Associated with: collagen-vascular disorders, congenital left-to-right cardiac shunts, HIV infection, thyrotoxicosis, sickle hemoglobinopathies, antiphospholipid antibody syndrome, diet drugs, portal hypertension
Persistent pulmonary hypertension of the newborn
II Pulmonary hypertension with left-sided heart disease
Left-sided atrial or ventricular disease
Left-sided valvular disease
III Pulmonary hypertension associated with lung disease
Chronic obstructive pulmonary disease
Interstitial lung disease
IV Pulmonary hypertension due to chronic thromboembolic disease
HIV = human immunodeficiency virus; TGF = transforming growth factor.
Adapted from Simmoneau, 2004.
Group II disorders are the most commonly encountered in pregnant women. These are secondary to pulmonary venous hypertension caused by left-sided atrial, ventricular, or valvular disorders. A typical example is mitral stenosis discussed on page 981. In contrast, groups III through V are seen infrequently in young otherwise healthy women.
Symptoms may be vague, and dyspnea with exertion is the most common. With group II disorders, orthopnea and nocturnal dyspnea are also usually present. Angina and syncope occur when right ventricular output is fixed, and they suggest advanced disease. Chest radiography commonly shows enlarged pulmonary hilar arteries and attenuated peripheral markings. It also may disclose parenchymal causes of hypertension. Although cardiac catheterization remains the standard criterion for the measurement of pulmonary artery pressures, noninvasive echocardiography is often used to provide an estimate. In 33 pregnant women who underwent both echocardiography and cardiac catheterization, pulmonary artery pressures were significantly overestimated by echocardiography in a third of cases (Penning, 2001).
Longevity depends on the severity and cause of pulmonary hypertension at discovery. For example, although invariably fatal, idiopathic pulmonary hypertension has a 3-year survival rate of 60 percent, whereas that due to collagen-vascular diseases has only a 35-percent rate (McLaughlin, 2004). Some disorders respond to pulmonary vasodilators, calcium-channel blockers, prostacyclin analogues, or endothelin-receptor blockers, all which may improve quality of life. The prostacyclin analogues epoprostenol and treprostinil significantly lower pulmonary vascular resistance but must be given parenterally (Humbert, 2004; Roeleveld, 2004). Preconceptional counseling is imperative as emphasized by Easterling and associates (1999).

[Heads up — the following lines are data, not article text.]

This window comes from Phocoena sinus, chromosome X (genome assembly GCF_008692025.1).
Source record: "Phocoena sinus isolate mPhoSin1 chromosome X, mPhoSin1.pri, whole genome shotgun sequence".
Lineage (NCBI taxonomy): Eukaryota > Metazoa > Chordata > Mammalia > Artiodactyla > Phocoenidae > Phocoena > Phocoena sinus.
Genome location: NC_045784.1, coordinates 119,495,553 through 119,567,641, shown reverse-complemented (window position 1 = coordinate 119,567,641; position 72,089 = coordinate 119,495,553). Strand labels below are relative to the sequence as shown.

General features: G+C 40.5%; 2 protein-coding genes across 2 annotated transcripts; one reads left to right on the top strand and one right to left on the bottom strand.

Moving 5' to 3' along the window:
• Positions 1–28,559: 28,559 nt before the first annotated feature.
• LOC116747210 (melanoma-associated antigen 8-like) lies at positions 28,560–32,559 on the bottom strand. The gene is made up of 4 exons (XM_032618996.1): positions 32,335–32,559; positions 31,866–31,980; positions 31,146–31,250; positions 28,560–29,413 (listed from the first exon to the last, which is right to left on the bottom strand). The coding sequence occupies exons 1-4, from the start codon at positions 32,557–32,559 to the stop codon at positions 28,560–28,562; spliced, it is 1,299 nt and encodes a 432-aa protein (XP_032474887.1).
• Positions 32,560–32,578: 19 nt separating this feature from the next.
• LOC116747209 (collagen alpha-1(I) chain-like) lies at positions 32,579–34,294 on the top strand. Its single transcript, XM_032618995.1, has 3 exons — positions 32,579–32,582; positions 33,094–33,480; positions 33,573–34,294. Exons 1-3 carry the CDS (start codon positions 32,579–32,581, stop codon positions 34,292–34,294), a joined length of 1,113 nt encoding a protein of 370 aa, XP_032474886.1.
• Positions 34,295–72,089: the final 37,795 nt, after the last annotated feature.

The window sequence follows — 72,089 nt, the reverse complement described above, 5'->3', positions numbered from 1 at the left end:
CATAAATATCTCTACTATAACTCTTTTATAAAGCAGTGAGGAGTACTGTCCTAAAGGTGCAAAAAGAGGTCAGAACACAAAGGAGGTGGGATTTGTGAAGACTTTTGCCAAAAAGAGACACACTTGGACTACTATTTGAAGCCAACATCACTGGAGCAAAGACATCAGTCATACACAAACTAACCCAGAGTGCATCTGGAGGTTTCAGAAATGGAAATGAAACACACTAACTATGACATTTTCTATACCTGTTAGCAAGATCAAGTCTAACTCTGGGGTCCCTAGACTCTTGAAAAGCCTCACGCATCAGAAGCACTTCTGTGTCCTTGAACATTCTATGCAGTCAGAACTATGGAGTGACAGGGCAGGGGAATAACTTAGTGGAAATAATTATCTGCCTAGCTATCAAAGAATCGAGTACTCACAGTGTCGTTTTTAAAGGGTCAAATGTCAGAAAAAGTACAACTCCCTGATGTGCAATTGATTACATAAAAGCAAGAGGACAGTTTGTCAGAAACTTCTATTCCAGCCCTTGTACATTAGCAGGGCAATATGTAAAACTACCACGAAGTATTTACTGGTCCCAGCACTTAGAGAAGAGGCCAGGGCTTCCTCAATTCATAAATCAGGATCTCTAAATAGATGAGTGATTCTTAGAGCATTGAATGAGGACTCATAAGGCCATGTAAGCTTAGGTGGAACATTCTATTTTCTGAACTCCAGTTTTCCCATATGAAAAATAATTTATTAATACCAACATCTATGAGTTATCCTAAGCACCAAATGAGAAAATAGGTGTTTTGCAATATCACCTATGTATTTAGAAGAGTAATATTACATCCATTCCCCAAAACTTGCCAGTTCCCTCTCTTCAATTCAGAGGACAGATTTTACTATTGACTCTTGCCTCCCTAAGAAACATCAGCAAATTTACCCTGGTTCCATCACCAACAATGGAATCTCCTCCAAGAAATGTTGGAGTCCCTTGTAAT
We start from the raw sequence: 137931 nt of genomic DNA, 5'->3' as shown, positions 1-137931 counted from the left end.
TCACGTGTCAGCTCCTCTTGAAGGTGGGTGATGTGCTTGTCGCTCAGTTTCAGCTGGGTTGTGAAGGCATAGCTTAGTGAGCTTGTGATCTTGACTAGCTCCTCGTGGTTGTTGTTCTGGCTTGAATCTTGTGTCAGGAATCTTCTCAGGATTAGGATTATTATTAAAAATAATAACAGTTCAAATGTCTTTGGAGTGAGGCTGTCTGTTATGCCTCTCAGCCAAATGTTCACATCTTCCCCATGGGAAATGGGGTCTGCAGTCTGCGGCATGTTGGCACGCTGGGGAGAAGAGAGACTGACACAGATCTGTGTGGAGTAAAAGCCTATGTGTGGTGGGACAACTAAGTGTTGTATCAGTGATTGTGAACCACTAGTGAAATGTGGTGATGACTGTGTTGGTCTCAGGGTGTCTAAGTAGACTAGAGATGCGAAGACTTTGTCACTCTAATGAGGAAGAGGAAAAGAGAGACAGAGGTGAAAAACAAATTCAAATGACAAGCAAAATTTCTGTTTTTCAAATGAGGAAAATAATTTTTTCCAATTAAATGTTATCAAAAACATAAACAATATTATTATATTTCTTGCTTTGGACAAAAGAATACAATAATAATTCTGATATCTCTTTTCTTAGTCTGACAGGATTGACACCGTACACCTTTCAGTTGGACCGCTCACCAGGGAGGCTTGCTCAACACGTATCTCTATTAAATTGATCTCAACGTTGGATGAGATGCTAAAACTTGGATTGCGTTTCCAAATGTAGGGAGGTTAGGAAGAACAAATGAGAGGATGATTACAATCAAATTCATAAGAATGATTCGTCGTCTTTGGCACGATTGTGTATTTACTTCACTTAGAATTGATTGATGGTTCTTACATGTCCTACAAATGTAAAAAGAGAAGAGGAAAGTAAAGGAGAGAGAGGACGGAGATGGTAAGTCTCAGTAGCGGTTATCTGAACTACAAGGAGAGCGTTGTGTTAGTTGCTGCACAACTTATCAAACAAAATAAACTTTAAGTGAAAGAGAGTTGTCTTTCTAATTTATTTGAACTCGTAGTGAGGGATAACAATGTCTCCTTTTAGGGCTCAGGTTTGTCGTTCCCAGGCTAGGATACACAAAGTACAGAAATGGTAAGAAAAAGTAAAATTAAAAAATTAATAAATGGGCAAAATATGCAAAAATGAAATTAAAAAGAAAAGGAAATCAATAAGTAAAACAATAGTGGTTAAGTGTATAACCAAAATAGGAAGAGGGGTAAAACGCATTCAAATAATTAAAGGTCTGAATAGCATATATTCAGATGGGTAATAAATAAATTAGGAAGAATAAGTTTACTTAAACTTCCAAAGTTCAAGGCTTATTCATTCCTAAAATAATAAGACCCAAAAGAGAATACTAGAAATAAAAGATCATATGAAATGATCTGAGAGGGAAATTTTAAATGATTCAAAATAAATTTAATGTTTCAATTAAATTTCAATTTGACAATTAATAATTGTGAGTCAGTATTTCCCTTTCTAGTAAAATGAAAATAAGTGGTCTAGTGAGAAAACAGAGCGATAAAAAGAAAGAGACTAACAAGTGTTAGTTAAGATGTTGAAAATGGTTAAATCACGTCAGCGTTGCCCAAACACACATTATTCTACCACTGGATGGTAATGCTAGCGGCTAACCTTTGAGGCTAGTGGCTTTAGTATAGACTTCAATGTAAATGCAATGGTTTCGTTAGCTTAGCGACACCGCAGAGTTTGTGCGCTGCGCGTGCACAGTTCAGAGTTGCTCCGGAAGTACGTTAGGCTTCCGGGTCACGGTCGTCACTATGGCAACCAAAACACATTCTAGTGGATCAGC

Pulmonary Hypertension and Pregnancy
The maternal mortality rate is appreciable, but this is especially so with idiopathic pulmonary hypertension. In the past, there were frequently poor distinctions in identifying both causes and severity of hypertension. Thus, although most severe cases of idiopathic pulmonary arterial hypertension had the worst prognosis, it was erroneously assumed that all types of pulmonary hypertension were equally dangerous. With widespread use of echocardiography, less-severe lesions with a better prognosis are now separable. Curry (2012) and Weiss (1998) and their colleagues reviewed 36 cases of pulmonary hypertension in pregnancy and found an approximate 30-percent mortality rate. Bédard and coworkers (2009) reported that mortality statistics improved during the decade ending in 2007 compared with those for the decade ending in 1996. Mortality rates were 25 and 38 percent, respectively. Importantly, almost 80 percent of the deaths were during the first month postpartum.